On 1 May 2020, BBC4 showed The Shadows at Sixty, a documentary looking back at their success as they celebrated the 60th anniversary of their first No 1 hit, "Apache". Marvin, Welch and Bennett all gave interviews and the programme included some previously unseen footage from their early days. Marvin, Welch, and Bennett performed a new version of “Apache,” without bass and percussion, for use in the documentary.
The Shadows are difficult to categorise because of their stylistic range, which includes pop, rock, surf rock and ballads with a jazz influence. Most tunes are instrumental rock, with a few vocal numbers. Their rhythmic style is primarily on the beat, with little syncopation. They said in 1992 that "Apache" set the tone with its surf guitar sound.
The Shadows and their management did not exploit commercial opportunities such as self-promotion via artwork. They allowed Vox to produce metallic badges in a script typeface, with the group name on the front bottom right corner of all three Vox cabinets sometime during the early 1960s. This badge became the "default" band logo but was never commercially exploited by the group.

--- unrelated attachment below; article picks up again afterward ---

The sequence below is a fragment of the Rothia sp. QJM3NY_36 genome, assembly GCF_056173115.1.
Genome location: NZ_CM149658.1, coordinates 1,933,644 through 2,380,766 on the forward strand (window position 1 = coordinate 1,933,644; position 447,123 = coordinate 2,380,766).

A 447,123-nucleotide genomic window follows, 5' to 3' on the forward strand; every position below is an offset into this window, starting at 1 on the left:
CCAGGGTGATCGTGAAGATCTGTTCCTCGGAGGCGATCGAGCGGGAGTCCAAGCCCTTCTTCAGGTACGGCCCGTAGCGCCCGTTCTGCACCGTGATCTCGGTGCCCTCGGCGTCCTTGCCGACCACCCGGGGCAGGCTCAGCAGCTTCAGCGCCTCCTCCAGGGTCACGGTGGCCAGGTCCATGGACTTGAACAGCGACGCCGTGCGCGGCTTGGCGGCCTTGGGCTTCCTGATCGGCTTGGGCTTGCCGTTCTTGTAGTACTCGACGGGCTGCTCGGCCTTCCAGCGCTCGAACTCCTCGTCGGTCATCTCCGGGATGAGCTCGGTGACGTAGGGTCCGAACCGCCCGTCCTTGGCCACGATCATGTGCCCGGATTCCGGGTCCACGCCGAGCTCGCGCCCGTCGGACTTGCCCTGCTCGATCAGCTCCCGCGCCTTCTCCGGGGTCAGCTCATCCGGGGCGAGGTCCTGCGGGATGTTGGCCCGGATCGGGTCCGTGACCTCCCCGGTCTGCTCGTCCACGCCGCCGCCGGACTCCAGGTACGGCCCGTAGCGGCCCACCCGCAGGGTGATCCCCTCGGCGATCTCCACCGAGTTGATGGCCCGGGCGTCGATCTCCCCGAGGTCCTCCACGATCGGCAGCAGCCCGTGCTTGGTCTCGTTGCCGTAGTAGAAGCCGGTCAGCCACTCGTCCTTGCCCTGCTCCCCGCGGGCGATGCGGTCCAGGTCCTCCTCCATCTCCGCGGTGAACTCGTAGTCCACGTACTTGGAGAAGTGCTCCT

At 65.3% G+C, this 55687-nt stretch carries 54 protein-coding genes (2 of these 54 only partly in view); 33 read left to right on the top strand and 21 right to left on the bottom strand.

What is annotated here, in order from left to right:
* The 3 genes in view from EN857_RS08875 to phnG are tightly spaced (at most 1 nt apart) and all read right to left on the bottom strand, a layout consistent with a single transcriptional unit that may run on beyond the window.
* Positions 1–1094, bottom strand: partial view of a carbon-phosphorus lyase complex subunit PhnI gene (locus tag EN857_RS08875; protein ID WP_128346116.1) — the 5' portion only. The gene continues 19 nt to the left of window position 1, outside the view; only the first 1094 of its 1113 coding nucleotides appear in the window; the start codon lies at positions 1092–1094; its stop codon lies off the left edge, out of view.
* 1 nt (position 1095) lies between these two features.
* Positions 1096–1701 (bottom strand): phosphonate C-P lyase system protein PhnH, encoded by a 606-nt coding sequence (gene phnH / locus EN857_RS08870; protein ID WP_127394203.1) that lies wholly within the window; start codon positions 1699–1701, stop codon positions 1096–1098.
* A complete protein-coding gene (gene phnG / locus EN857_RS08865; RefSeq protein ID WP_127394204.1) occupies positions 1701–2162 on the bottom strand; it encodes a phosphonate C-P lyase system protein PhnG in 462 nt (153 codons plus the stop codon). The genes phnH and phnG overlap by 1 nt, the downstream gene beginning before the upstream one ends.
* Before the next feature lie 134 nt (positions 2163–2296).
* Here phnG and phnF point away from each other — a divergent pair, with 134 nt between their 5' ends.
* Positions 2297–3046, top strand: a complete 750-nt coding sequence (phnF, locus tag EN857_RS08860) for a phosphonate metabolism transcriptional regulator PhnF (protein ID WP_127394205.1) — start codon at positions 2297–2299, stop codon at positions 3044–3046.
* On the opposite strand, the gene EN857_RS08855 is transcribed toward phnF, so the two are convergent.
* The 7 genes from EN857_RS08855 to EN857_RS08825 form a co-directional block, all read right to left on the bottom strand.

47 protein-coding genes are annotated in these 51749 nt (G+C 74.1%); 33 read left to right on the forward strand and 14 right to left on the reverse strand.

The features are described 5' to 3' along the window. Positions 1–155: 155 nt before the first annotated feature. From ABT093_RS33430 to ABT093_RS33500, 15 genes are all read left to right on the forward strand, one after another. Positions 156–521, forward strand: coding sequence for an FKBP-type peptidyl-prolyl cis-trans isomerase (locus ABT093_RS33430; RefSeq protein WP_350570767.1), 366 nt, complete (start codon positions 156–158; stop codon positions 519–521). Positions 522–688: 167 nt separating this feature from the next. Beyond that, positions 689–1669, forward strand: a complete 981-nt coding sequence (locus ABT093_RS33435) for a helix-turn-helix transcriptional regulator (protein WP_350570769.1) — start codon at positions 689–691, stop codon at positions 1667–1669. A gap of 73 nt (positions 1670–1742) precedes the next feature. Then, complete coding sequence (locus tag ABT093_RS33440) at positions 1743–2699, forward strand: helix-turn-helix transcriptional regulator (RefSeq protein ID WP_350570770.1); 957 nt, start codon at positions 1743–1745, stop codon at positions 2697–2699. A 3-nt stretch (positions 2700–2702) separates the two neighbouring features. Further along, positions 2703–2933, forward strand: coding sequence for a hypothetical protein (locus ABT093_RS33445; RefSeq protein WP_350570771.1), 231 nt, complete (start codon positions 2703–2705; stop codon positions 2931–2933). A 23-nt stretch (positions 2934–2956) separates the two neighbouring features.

The Shadows never used the logo on the front of the bass drum, preferring to allow Meehan and Bennett to use their names instead. Belatedly, the logo was used once on the front artwork of the 1975 original studio album Specs Appeal. As of 2009, the logo still remains untrademarked and uncopyrighted.
In lieu of a proper band logo, four silhouettes of the original line-up, in ascending order of height, were used as a pseudo-logo on concert programme covers and artwork projects such as sheet music, EP and album covers. From left to right after the drum-kit were Meehan, Harris, Marvin, and Bruce Welch. The original artwork group silhouette was modified each time a member changed: the last version featured Brian Bennett and Rostill in the late 1960s. During the 1970s, EMI dropped the silhouettes, preferring to use two guitar necks or colour photos of the Shadows. During the later 1980s, Polydor used a red Fender Stratocaster (with white scratch plate) as a symbol.
In 1958, Bruce Welch went to a concert as part of the 1958 Jerry Lee Lewis tour of the UK of which he said:
On the show was this black American band called the Treniers. Hank Marvin and I were at the back, and we were really impressed at the way the saxophone players moved in unison, taken, I suppose, from the Glenn Miller days. It looked fantastic and we thought, "We must do something like that because it looks so interesting from the front."